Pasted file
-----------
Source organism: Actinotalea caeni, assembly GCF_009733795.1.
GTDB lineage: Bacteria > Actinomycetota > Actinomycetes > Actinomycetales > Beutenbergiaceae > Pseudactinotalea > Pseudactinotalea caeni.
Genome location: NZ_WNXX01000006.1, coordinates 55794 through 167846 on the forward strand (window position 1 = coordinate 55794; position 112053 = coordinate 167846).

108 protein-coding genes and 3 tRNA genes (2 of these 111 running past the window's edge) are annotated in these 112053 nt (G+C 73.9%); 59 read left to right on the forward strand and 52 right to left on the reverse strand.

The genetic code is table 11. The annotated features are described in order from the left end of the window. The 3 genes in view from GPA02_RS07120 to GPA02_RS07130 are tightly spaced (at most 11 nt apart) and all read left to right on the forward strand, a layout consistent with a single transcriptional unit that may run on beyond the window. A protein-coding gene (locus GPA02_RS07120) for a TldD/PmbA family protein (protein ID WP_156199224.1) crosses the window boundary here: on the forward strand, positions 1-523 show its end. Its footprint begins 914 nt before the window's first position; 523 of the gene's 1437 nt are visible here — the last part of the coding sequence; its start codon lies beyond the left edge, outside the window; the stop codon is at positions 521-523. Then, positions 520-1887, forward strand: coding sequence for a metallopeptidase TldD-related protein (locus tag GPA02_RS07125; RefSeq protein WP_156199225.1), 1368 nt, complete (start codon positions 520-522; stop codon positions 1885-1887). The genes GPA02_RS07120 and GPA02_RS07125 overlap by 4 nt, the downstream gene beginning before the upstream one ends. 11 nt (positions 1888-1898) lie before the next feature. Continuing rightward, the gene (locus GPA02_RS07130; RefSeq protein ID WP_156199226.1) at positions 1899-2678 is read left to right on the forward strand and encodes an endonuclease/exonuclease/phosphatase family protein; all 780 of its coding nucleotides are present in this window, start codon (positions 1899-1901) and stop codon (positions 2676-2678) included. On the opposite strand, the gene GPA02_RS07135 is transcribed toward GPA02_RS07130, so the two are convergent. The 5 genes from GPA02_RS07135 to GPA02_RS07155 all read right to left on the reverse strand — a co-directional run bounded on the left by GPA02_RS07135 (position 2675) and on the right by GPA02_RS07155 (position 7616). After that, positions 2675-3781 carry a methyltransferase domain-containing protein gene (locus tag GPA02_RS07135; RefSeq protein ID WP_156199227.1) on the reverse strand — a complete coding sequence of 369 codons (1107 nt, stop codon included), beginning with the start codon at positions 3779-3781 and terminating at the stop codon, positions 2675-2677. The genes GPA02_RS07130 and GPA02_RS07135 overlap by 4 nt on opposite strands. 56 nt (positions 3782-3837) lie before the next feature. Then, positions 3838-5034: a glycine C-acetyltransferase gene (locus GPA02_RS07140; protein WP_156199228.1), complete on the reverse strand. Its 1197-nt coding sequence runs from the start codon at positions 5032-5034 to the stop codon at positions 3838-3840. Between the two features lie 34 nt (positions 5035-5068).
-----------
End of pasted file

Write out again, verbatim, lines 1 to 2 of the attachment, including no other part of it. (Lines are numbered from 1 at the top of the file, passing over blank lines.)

Source organism: Actinotalea caeni, assembly GCF_009733795.1.
GTDB lineage: Bacteria > Actinomycetota > Actinomycetes > Actinomycetales > Beutenbergiaceae > Pseudactinotalea > Pseudactinotalea caeni.